John Daversa took home three awards and veteran jazz icon Wayne Shorter was honoured with a standing ovation as the Grammy Awards celebrated the best in music on Sunday night.
Daversa’s collaborative record American Dreamers: Voice of Hope, Music of Freedom won the title of best large jazz ensemble album, capping off a big night for the musician, composer, arranger and big band leader. That album was recorded with more than 50 singers and instrumentalists who came to the United States under the Deferred Action for Childhood Arrivals (DACA) program. They’re among a cohort of roughly 800,000 “undocumented” people, known as Dreamers, who were thrust into the centre of a heated immigration debate in the U.S. when the DACA program was rescinded in 2017.
Daversa dedicated the win to those people upon accepting his third award Sunday evening. Before that, he had won the honours of best improvised jazz solo for the song “Don’t Fence Me In” from the American Dreamers album, and another for best arrangement (instrumental or a cappella) for the song “Stars and Stripes Forever.”
Wayne Shorter took the stage to a standing ovation as his latest album Emanon won the Grammy for best jazz instrumental album, despite stiff competition from former Beyoncé band member Tia Fuller and others. It’s the 11th Grammy for Shorter, who turns 86 this year.
Cécile McLorin Salvant won for best jazz vocal album, as her record The Window earned her a third Grammy out of four nominations. In the final jazz category of the evening, the Dafnis Prieto Big Band won the title of best latin jazz album for Back to the Sunset.
Jazz artists were also represented outside their dedicated Grammy categories. Legendary session musician Steve Gadd’s fifth record as the Steve Gadd Band won for best contemporary instrumental album. Terence Blanchard took home the Grammy for best instrumental composition for his song Blut und Boden (Blood and Soil), part of his score for the Oscar-nominated film BlacKkKlansman. The Grammy for best children’s album went to All the Sounds by Lucy Kalantari & The Jazz Cats, a record of jazz-inspired music for families.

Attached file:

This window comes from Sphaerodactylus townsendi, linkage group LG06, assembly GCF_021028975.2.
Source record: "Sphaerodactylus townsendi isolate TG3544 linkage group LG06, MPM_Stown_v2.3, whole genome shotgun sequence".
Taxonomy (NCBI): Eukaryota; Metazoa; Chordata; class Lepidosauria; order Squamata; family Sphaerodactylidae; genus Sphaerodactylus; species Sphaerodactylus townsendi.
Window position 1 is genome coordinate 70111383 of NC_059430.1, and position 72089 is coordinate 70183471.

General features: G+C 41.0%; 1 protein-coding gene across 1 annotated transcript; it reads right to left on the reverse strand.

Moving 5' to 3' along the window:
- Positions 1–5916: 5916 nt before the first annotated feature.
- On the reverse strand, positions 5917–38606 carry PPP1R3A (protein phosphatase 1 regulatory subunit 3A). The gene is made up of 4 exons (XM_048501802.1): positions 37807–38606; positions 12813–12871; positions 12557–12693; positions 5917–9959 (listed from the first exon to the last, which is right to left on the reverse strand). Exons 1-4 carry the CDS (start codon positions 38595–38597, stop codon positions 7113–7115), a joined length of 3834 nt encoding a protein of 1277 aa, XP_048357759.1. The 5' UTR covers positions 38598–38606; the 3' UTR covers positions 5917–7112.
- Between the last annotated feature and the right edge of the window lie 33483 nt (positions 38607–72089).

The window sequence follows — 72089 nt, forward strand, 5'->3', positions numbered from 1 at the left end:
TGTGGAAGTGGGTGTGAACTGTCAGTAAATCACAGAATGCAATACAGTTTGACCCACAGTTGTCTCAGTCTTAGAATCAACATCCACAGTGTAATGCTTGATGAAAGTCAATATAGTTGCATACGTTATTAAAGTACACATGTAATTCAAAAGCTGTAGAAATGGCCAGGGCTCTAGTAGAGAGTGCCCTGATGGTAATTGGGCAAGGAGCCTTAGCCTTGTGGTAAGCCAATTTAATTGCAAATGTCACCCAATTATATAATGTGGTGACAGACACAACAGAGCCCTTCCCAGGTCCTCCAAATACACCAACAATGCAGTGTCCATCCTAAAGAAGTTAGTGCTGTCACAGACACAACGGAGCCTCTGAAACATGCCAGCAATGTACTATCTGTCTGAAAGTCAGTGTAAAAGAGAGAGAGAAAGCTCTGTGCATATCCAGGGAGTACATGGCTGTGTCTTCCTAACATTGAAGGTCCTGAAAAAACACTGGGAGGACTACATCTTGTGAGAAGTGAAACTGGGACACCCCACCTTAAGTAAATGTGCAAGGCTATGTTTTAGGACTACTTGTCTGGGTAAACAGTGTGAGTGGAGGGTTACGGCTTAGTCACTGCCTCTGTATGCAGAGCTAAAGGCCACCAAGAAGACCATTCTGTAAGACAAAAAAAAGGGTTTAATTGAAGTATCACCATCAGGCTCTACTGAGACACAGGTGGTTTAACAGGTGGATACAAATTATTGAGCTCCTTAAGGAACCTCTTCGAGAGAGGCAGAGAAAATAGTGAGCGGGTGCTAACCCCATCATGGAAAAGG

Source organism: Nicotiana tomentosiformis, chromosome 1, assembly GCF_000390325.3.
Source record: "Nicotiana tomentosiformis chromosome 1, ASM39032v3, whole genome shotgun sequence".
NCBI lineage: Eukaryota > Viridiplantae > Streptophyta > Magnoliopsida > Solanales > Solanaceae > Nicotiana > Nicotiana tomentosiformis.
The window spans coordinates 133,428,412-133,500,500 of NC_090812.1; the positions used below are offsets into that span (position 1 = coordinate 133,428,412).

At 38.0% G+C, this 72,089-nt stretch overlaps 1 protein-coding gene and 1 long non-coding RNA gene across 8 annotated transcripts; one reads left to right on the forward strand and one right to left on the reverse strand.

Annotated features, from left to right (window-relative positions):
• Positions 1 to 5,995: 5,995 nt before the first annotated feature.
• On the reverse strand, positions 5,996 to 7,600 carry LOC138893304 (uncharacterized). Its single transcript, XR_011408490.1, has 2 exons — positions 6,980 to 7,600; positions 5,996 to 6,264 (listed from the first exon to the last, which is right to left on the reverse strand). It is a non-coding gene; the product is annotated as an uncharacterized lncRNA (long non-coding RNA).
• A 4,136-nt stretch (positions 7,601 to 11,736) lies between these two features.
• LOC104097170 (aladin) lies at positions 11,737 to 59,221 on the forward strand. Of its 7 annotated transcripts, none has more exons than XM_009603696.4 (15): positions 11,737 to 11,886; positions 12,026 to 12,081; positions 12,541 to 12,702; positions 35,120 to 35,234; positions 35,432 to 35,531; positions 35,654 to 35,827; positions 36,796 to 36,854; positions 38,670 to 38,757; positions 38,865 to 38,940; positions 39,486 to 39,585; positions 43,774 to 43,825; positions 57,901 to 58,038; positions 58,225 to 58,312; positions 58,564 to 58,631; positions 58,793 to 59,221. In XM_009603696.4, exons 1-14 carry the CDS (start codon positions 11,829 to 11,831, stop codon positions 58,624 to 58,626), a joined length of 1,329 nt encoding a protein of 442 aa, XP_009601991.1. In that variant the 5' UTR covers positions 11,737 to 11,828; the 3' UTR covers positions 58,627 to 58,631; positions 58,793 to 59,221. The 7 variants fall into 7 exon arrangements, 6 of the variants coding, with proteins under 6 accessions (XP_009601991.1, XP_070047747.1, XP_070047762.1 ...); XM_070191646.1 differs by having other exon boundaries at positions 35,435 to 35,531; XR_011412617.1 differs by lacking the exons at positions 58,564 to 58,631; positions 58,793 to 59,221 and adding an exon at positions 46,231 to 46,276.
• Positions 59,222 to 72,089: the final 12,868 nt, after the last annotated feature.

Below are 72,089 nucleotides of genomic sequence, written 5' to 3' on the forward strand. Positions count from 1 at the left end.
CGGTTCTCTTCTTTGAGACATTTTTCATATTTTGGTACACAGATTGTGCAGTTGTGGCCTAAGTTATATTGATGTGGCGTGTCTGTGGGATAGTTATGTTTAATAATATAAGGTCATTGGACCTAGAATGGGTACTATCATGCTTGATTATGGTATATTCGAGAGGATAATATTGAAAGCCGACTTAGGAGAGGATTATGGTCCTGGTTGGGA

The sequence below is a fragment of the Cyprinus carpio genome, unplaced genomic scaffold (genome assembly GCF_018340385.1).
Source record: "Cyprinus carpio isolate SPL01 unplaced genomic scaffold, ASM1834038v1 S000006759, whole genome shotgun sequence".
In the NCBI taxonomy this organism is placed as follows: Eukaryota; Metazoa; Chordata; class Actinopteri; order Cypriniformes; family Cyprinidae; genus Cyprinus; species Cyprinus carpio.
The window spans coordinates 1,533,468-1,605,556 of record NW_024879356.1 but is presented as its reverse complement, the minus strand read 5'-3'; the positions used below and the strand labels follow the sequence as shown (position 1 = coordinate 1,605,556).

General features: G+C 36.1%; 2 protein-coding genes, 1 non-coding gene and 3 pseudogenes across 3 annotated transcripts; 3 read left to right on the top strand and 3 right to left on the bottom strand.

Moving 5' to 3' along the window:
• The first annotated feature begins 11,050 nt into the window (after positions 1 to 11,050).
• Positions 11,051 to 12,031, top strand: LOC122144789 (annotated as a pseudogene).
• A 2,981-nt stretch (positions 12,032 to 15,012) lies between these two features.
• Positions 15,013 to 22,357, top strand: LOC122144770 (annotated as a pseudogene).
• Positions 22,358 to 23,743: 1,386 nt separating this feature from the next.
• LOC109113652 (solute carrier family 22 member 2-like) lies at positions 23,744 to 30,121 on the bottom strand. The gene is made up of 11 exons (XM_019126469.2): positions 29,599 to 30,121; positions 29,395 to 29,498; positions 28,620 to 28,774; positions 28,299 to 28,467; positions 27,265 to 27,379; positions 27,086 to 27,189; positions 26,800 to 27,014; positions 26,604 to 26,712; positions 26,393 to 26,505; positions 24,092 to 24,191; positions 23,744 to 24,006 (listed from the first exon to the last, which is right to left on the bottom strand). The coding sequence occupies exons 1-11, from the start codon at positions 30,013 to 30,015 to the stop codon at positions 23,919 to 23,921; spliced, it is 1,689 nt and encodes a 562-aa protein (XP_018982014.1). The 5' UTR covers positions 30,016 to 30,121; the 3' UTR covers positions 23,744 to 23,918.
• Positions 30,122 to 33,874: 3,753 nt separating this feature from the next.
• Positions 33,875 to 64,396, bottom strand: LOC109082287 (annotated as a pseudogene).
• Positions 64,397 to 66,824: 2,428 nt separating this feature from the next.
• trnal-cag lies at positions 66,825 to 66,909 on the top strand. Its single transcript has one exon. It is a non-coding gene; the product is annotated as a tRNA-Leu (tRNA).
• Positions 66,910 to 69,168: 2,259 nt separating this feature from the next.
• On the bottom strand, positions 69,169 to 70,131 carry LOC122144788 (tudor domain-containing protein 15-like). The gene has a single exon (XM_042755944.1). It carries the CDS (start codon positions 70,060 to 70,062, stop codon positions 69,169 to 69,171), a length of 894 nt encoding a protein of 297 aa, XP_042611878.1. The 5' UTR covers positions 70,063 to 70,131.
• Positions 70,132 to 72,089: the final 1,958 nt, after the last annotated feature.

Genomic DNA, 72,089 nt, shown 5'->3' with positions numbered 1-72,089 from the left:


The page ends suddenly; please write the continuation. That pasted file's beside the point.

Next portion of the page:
In the blues categories, Buddy Guy won the eighth Grammy of his career as the 82-year-old icon took home the honour of best traditional blues album for his 18th studio record, The Blues Is Alive and Well. Just after that, the title of best contemporary blues album went to Fantastic Negrito for Please Don’t Be Dead.
In other notable wins, Willie Nelson’s My Way was named best traditional pop vocal album. The veteran country artist’s 68th studio album is a tribute to Frank Sinatra, who was a close friend of his. Quincy, a documentary about Quincy Jones directed by Alan Hicks and Rashida Jones, won the Grammy for best music film.
Meanwhile, this year’s list of Grammy Hall of Fame inductees featured recordings by a number of jazz idols, including Miles Davis, Ella Fitzgerald, Nina Simone, Frank Sinatra and more.
Below are the winners and nominees in the jazz categories for the 61st annual Grammy Awards. For a full list of winners and nominees in all categories, click here.
Best Jazz Instrumental Album
Emanon The Wayne Shorter Quartet
Diamond Cut Tia Fuller
Live In Europe Fred Hersch Trio
Seymour Reads the Constitution! Brad Mehldau Trio
Still Dreaming Joshua Redman, Ron Miles, Scott Colley & Brian Blade
Best Jazz Vocal Album
The Window Cécile McLorin Salvant
My Mood Is You Freddy Cole
The Questions Kurt Elling
The Subject Tonight Is Love Kate McGarry, Keith Ganz, Gary Versace
If You Really Want Raul Midón with The Metropole Orkest conducted by Vince Mendoza
Best Large Jazz Ensemble Album
American Dreamers: Voices of Hope, Music of Freedom John Daversa Big Band featuring DACA artists
All About that Basie The Count Basie Orchestra directed by Scotty Barnhart
Presence Orrin Evans and The Captain Black Big Band
All Can Work John Hollenbeck Large Ensemble
Barefoot Dances and Other Visions Jim McNeely & The Frankfurt Radio Big Band
Best Latin Jazz Album
Back to the Sunset Dafnis Prieto Big Band
Heart of Brazil Eddie Daniels
West Side Story Reimagined Bobby Sanabria Multiverse Big Band
Cinque Elio Villafranca
Yo Soy La Tradición Miguel Zenón featuring Spektral Quartet
Best Improvised Jazz Solo
Don’t Fence Me In John Daversa, soloist
From American Dreamers: Voices of Hope, Music of Freedom by John Daversa Big Band featuring DACA artists
Some of that Sunshine Regina Carter, soloist
From Some of that Sunshine by Karrin Allyson
We See Fred Hersch soloist
De-Dah Brad Mehldau, soloist
From Seymour Reads the Constitution! by Brad Mehldau Trio
Cadenas Miguel Zenón, soloist
From Yo Soy La Tradición by Miguel Zenón featuring Spektral Quartet